Wednesday, 7 November 2018

How can I tell if my cat is stressed?

We all know what it’s like to feel under pressure at some point, but did you know that your cat can also feel stressed? In aid of National Stress Awareness Day, we’re focussing on cat body language.

Unsure if your cat is stressed? Watch our video to watch out for the signs.



1. Your cat is feeling relaxed if…

Your cat is feeling content if its ears are forward and appear ‘soft.’ Your cat’s eyes might be shut, half-closed or slow blinking with small pupils. Its whiskers will appear relaxed too.

2. Your cat is alert if…

If  they've noticed something they like the look of, your cat’s ears are pricked, forward and pointy. Its eyes are open with small pupils and its whiskers are pointed forward.

3. Your cat is worried or anxious if…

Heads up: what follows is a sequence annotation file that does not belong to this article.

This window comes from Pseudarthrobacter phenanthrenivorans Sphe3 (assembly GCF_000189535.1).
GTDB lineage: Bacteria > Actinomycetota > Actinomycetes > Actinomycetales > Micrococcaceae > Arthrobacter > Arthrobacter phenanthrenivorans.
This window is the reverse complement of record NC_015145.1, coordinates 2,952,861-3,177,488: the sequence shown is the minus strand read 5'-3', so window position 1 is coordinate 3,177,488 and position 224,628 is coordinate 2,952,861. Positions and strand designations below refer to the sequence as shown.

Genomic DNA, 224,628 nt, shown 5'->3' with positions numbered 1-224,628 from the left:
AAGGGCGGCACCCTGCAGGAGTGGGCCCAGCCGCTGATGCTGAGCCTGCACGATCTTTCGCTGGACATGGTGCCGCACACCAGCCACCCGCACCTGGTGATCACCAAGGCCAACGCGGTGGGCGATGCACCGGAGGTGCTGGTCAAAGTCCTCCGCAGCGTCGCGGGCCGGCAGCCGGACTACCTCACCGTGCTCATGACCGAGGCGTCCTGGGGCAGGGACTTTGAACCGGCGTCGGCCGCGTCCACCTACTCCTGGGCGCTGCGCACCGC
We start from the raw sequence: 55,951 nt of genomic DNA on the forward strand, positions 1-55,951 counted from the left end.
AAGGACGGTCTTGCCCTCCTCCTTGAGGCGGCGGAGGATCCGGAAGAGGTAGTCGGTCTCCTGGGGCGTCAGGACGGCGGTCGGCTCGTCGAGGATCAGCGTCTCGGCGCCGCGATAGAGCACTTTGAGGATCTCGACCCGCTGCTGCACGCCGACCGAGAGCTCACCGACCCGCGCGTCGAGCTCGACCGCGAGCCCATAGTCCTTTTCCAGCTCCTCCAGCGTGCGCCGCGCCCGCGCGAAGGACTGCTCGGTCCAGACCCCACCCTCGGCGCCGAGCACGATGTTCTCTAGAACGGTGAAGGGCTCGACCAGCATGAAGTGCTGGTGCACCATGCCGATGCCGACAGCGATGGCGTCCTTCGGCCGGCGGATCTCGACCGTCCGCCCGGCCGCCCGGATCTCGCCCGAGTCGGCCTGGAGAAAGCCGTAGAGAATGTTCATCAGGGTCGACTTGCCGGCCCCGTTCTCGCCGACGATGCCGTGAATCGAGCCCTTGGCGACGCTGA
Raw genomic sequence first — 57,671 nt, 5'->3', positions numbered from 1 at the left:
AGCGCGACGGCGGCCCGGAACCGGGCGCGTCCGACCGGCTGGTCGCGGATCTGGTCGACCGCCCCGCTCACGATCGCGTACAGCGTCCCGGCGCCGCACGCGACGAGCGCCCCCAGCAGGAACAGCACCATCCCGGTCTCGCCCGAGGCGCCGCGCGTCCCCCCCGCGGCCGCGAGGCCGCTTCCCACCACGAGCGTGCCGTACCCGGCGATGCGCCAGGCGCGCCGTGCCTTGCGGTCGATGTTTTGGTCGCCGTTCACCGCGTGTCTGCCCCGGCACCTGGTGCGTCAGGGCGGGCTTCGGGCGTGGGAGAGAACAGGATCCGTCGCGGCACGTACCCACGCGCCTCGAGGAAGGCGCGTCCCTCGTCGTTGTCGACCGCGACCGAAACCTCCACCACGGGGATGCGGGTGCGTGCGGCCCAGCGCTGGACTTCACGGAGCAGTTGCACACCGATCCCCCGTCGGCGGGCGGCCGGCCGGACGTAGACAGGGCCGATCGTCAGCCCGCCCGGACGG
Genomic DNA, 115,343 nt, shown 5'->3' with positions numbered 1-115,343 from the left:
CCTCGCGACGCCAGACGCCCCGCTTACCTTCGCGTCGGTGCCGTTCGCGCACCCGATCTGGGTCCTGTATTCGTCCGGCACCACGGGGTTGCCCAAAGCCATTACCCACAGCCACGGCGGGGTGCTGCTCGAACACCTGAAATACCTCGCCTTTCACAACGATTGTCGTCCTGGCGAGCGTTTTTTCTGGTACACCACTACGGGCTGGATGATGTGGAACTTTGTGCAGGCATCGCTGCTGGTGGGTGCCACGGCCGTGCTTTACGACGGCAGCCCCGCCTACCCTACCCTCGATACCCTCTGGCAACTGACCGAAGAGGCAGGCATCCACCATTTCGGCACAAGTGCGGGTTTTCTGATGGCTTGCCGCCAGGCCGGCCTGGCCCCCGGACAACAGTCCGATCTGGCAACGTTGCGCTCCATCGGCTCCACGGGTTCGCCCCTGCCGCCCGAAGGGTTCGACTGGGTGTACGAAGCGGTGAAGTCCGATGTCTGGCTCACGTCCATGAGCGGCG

You might notice that your cat is crouched down and appearing like they don’t want to be touched. Its ears are pricked and turning to locate sounds. Its eyes are open with wide pupils and its whiskers are pointed forward.

4. Your cat is stressed if…

Your cat might appear stressed if they have flattened their body to tried to get up high. You’ll need to give them space to move away and don’t try to touch them. Your cat's ears can appear flat and eyes open wide, with whiskers pointed forward.

5. Your cat is depressed if…

Noticed that your cat appears listless and uninterested in things around them? Their ears will appear forward but drooping. Their eyes will be open and they'll be uninterested in looking at their surroundings.

How can I make my cat feel less stressed?



Each cat is different, and what might cause stress to one cat will have no impact on another. Behavioural issues, like being stressed, can be difficult for owners to identify and understand - especially if there is more than one issue.

If you are concerned about your cat's stress levels, you should always go and see your vet. They can refer you to a suitably qualified behaviourist, such as a member of the Association of Pet Behaviour Counsellors (www.apbc.org.uk) or a Certified Clinical Animal Behaviourist. (CCAB.)

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